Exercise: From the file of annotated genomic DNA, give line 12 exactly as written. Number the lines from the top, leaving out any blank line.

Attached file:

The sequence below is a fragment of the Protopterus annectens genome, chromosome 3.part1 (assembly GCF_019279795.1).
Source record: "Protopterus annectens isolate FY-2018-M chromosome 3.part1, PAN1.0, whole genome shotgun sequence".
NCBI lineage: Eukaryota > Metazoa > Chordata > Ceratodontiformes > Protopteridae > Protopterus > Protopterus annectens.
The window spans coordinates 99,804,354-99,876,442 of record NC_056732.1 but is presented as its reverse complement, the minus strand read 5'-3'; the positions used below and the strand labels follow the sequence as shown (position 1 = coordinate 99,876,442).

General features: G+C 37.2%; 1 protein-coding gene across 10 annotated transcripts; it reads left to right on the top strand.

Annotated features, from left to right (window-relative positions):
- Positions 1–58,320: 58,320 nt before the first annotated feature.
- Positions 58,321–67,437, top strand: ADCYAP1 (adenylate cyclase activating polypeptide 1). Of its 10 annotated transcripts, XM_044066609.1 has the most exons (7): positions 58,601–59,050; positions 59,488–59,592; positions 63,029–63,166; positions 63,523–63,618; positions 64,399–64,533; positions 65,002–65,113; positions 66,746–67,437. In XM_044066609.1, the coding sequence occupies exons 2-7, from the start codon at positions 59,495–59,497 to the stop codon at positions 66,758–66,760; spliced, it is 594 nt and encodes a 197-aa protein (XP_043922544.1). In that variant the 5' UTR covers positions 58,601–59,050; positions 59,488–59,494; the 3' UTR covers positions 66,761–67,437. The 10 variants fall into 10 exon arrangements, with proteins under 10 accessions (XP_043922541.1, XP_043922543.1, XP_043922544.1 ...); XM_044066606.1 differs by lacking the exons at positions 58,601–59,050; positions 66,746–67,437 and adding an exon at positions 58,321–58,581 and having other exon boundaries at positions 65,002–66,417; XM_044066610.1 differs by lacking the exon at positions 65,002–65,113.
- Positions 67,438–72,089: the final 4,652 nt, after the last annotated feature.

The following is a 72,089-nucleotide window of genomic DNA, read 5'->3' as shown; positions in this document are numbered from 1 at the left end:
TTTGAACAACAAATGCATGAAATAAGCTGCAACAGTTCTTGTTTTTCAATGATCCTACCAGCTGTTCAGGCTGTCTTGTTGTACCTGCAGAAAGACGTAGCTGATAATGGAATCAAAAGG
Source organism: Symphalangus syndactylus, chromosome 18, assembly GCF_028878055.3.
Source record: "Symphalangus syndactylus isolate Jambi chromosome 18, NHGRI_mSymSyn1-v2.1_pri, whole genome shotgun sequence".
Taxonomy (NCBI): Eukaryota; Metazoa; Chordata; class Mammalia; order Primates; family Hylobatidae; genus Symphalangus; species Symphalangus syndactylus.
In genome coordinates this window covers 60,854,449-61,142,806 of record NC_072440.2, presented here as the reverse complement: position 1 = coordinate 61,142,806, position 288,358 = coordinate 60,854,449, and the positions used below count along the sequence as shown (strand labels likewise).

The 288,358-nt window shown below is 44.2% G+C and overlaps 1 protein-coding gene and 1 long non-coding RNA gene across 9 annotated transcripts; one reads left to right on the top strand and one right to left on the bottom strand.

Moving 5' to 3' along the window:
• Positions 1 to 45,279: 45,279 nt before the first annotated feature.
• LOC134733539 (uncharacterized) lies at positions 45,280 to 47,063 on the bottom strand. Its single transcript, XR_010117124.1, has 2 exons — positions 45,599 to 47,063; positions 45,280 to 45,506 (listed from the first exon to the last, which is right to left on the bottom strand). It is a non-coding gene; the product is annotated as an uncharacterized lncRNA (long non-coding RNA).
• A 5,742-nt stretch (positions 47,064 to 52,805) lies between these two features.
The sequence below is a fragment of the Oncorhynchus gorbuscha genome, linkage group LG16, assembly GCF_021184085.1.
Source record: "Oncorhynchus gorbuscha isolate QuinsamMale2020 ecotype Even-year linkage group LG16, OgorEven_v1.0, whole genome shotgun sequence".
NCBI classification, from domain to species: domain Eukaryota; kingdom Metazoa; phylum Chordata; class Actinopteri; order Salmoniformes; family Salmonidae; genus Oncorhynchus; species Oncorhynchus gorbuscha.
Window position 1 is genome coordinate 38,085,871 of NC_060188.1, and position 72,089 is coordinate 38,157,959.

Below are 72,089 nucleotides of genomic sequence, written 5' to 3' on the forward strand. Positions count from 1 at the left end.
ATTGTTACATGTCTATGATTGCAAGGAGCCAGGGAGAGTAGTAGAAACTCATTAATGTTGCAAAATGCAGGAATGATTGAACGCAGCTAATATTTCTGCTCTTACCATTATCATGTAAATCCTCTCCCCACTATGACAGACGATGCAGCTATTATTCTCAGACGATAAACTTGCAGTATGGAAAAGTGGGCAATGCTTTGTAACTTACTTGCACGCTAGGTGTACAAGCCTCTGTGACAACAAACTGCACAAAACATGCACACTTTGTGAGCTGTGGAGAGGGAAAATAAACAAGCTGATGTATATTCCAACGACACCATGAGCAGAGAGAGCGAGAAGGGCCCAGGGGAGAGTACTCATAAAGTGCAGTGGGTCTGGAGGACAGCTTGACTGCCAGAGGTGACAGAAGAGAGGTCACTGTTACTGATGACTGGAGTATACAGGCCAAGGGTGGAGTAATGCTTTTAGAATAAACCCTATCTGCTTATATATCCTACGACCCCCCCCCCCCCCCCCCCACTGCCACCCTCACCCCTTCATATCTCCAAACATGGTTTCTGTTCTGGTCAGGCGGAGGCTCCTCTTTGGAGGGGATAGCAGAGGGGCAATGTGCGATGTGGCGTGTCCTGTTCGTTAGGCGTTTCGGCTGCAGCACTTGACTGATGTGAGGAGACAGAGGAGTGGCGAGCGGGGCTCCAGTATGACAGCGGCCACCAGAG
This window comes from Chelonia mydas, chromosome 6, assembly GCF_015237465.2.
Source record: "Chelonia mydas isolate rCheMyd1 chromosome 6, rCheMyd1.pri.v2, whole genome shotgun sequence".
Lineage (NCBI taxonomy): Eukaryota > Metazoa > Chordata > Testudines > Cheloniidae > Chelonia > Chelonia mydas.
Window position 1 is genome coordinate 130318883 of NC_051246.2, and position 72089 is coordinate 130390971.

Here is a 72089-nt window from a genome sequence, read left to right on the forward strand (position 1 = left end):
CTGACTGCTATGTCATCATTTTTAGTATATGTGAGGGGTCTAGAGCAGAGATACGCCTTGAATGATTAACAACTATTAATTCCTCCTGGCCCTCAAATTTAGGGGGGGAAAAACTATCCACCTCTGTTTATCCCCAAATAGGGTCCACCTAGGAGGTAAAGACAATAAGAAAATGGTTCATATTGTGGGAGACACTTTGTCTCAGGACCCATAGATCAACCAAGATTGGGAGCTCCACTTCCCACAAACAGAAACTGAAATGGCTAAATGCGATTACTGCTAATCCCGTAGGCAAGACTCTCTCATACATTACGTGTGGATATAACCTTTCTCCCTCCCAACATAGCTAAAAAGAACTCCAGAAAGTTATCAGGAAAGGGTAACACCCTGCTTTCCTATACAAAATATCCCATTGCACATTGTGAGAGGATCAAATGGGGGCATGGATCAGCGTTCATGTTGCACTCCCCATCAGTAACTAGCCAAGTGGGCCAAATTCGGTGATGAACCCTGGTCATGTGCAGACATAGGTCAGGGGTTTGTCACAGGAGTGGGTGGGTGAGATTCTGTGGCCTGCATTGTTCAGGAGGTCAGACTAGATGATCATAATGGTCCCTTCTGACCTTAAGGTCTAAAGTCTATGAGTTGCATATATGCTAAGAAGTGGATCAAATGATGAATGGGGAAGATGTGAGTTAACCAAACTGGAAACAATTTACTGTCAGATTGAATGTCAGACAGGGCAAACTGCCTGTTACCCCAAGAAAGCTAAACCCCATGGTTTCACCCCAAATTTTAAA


Source organism: Symphalangus syndactylus, chromosome 18, assembly GCF_028878055.3.